TORONTO — Toronto Mayor Rob Ford has been diagnosed with a rare type of cancer found in soft tissue in the body, but doctors said Wednesday they were optimistic about his treatment.
Dr. Zane Cohen of Mount Sinai Hospital told a packed news conference that the mayor will undergo two rounds of chemotherapy treatment over the next 40 days.
He said doctors will decide what their next step is based on how the tumour responds to treatment.
“It has about 60 different cell types and that’s what makes it a very rare tumour and a very difficult tumour,” Cohen said of malignant liposarcoma, the kind of cancer Ford has been diagnosed with.
“However we are optimistic about this tumour.”
Dr. Cohen, an internationally recognized colorectal surgeon, said doctors have also found a “small nodule” in Ford’s buttock, behind the left hip, which is part of the same abdominal tumour they discovered last week.
Ford went to hospital last Wednesday complaining of “unbearable pain” and doctors found a tumour in his abdomen.
It took two biopsies to determine that Ford’s tumour was malignant, Dr. Cohen said.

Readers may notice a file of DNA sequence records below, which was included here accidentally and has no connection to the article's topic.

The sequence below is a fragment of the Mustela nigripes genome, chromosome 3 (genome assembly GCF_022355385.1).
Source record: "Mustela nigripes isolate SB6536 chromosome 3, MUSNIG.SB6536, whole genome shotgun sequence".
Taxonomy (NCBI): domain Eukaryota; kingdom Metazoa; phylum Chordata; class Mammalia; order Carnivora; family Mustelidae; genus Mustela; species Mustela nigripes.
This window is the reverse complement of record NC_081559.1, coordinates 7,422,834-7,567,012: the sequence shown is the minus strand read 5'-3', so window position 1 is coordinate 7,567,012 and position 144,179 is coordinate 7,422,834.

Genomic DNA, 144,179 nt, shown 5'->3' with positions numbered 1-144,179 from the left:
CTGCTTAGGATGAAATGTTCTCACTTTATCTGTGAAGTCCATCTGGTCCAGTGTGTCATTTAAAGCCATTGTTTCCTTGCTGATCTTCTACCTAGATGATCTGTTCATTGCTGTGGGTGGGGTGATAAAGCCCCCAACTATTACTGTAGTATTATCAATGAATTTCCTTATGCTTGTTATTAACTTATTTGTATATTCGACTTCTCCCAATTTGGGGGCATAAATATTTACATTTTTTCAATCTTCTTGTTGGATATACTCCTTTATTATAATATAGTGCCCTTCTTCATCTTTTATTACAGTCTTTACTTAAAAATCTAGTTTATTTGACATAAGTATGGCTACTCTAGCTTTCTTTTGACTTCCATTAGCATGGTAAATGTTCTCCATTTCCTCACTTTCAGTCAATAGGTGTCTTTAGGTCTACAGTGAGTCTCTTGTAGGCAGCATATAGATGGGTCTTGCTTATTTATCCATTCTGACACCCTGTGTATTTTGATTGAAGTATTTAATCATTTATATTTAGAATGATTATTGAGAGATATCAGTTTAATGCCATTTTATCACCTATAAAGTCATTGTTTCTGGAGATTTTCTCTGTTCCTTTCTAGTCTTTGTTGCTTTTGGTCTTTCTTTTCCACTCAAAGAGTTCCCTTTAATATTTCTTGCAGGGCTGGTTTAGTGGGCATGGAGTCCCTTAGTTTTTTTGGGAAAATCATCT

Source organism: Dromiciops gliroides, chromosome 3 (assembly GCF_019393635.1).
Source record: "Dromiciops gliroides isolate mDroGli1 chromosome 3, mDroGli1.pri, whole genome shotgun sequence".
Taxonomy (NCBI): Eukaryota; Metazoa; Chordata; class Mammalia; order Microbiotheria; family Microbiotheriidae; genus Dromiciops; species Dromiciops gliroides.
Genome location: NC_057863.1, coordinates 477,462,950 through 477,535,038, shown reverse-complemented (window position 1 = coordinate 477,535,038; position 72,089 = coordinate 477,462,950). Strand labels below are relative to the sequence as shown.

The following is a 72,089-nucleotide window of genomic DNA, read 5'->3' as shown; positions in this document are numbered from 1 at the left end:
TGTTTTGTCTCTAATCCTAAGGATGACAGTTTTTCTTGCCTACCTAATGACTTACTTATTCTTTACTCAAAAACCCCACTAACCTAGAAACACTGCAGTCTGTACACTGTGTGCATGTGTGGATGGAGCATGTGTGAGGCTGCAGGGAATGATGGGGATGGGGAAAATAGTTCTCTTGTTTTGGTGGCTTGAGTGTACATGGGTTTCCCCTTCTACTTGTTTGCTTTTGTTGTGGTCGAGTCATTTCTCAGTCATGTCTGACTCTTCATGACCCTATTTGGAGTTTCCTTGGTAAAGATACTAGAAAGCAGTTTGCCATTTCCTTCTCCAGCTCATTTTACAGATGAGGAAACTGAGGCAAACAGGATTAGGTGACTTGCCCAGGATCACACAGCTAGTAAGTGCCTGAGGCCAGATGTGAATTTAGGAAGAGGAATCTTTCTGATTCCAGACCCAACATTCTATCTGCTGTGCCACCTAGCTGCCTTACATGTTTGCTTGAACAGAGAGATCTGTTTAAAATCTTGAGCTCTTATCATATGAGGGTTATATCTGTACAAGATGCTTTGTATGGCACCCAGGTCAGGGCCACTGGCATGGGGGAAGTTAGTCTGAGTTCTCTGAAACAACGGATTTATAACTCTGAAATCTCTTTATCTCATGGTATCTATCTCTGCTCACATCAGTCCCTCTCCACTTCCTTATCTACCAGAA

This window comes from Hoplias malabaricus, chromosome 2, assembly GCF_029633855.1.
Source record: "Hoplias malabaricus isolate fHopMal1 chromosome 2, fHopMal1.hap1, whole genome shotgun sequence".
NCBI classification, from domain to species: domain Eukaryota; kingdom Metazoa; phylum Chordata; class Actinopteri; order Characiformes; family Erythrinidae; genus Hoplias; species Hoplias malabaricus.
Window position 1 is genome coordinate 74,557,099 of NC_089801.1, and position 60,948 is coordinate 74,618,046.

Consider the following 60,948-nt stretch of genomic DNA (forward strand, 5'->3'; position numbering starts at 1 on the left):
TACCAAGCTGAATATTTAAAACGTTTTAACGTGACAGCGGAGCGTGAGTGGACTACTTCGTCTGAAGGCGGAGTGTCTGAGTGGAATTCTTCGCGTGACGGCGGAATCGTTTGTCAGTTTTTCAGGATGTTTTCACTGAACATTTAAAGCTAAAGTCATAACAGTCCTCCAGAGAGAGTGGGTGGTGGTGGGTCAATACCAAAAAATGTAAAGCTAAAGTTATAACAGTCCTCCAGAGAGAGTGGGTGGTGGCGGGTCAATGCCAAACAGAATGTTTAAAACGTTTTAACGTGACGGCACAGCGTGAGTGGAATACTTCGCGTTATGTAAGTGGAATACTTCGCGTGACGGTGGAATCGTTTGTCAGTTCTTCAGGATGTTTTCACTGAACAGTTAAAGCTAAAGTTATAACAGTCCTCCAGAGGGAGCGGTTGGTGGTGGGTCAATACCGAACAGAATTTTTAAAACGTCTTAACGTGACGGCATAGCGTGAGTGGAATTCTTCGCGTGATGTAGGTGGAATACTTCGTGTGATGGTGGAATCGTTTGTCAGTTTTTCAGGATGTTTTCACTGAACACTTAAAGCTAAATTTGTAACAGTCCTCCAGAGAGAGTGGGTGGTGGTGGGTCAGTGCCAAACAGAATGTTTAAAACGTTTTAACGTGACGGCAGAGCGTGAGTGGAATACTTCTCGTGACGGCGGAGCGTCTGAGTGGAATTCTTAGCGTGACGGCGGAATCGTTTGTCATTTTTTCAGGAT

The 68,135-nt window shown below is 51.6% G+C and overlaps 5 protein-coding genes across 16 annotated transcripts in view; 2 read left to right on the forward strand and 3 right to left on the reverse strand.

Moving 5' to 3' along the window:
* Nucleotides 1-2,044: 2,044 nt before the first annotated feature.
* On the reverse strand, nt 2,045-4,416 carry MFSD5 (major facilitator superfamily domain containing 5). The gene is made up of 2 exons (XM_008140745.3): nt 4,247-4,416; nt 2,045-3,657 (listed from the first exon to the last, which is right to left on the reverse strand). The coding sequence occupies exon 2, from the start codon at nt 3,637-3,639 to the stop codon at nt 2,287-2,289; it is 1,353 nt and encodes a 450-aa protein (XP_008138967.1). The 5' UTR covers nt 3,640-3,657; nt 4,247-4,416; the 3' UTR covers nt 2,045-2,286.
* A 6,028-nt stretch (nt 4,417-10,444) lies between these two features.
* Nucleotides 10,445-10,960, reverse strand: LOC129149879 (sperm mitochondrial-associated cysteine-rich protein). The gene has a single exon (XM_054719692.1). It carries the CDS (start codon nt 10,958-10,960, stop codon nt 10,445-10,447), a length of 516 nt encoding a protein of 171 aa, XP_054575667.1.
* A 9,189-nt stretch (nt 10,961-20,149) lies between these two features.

He said Ford is still in some pain, which is being managed by his doctors.
The 45-year-old mayor, whose tenure has been marred by scandal and admitted substance abuse, withdrew his candidacy for re-election last Friday, opting instead to run as a councillor in next month’s election.
His brother, Coun. Doug Ford, joined the mayoral race in his stead.
The councillor has said the family is grateful for the outpouring of support from the public for the mayor, who “is in for the fight of his life.”
Ford’s father, former Ontario politician Doug Ford Sr., died in 2006 of colon cancer three months after he was diagnosed with the disease.
Rob Ford, who has turned into an international celebrity due to a series of scandals touched off by reports of a video appearing to show him smoking crack cocaine, returned to office just over two months ago after a stint in rehab for substance abuse issues.
His role as mayor has been largely symbolic since last November, when he was stripped of most of his powers following his admissions of alcohol abuse and drug use during “drunken stupors.”